After nearly two years of feverish activity in the housing market, experts at Berkshire Hathaway HomeServices say the rollercoaster ride buyers and sellers lived through during the pandemic is coming to an end.
The company recently released its Real Estate Report 2022, which forecasts a strong but stabilized housing market this year, deviating slightly from the past two years.
“We’re going to see a similar market to what we saw in 2021, but I do think that units will come down,” Christy Budnick, CEO of Berkshire Hathaway HomeServices, tells RISMedia. “Not excessively, but we will see a smaller number of units closed in 2022 while volume will probably be largely the same because of the offsets in average sales price.”
At the height of the pandemic, a popular narrative was about mass outmigration from dense urban markets. According to the report, the trend has since shifted as buyers are returning to the metropolitan areas.
This is the case in Boston, as the report indicated that the northeast market saw a significant resurgence of buyer demand and modest price growth. With condos accounting for more than 95% of the city’s homes, Boston saw a nearly 50% increase in transactions in 2021.
The report found similar activity in other cities such as Houston and Las Vegas, which Budnick suggests indicates a more significant shift at play.
“That to me really does offer some interesting proof about what we’re seeing,” Budnick says. “I think that a lot of buyers having escaped the cities during the tougher months of COVID-19 are missing the energy, excitement and melting pot of so many different cultural experiences that the city brings.”
Strong demand coupled with record-low mortgage rate and razor-thin supply contributed to a perfect storm of factors that helped drive home prices up by an average of 18% in 2021.
That’s likely to ease up this year as the report suggested that higher costs for homeownership—rising prices and mortgage rates—have pushed some buyers to the sidelines in some markets as Berkshire Hathaway HomeServices affiliates indicated that they’d seen a dip in offers per listing.
“Instead of having 12 or 20 offers on a listing, we’re looking at two or three,” said Rei Mesa, president and CEO of Berkshire Hathaway HomeServices Florida Realty, in the report.
Mesa suggested that price escalations and affordability issues have driven the moderation in offers.
Rising mortgage rates won’t help the situation either.
With historically low rates in the rearview mirror, the report noted that 2022 will likely see rates “remain steady in the 3% to 3.5% range.”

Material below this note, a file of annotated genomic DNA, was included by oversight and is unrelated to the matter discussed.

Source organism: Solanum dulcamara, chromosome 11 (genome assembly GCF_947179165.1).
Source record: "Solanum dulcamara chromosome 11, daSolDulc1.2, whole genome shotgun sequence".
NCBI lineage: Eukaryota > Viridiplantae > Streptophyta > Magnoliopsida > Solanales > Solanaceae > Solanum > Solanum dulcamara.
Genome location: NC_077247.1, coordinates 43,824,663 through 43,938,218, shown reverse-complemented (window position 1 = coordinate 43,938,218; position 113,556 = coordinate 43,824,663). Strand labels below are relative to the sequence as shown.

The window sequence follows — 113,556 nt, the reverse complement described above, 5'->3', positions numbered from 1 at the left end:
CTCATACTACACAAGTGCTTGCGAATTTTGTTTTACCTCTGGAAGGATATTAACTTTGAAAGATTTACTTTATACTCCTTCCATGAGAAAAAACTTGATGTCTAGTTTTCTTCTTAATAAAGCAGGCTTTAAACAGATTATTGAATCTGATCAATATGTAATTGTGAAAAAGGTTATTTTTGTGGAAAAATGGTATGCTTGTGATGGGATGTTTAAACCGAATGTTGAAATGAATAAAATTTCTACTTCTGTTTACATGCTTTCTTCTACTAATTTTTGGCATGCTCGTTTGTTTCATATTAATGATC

“There are alot of individual buyers right now that are stretching to be able to buy a home in a lower price point within a given area,” Budnick says.
As interest rates creep up, Budnick expects price-sensitive buyers to be squeezed out of the market even more as they compete with institutional buyers willing to make cash offers over the listing price.
Inventory remains a major challenge in the current and future state of the housing market as experts noted that the U.S. still has a 5.5 million to 6.8 million housing unit shortage that must be addressed.
“The two biggest elements that we believe are headwinds are continued issues with supply chains as well as labor shortages,” Budnick says, noting that both are hindering the new construction and resale sectors of the market.
“We’re really getting a double whammy there,” Budnick adds. “Until we start to see that ease up some, I think we’re going to continue to see a very tight supply of homes.”
This year, a silver lining on the horizon could be homeowners coming off the sidelines to reap the benefits of higher prices and strong demand for homes.
Based on a September and October Realtor.com survey cited in the report, roughly 26% of respondents indicated that they would be willing to sell their homes within the year—up from merely 10% in the spring last year.
It’s still early in the year, but Budnick advises agents to lean on their relationships to remain out in front of their competition and continue to produce as the market stabilizes.
“Buyers are worried,” she says. “They’re scared that they are not going to get the home of their dreams or that they can’t compete for a home, so it requires a great deal of trust and education.
“Double down on relationships with your buyers, sellers and your suppliers,” she continues. “If you can have great relationships with people who can make your job better. Make sure you’ve got solid relationships and work on strengthening them so you can be first in line when that roof needs replacing.”
Jordan Grice is an Associate Online Editor at RISMedia. Email him with your real estate news ideas firstname.lastname@example.org.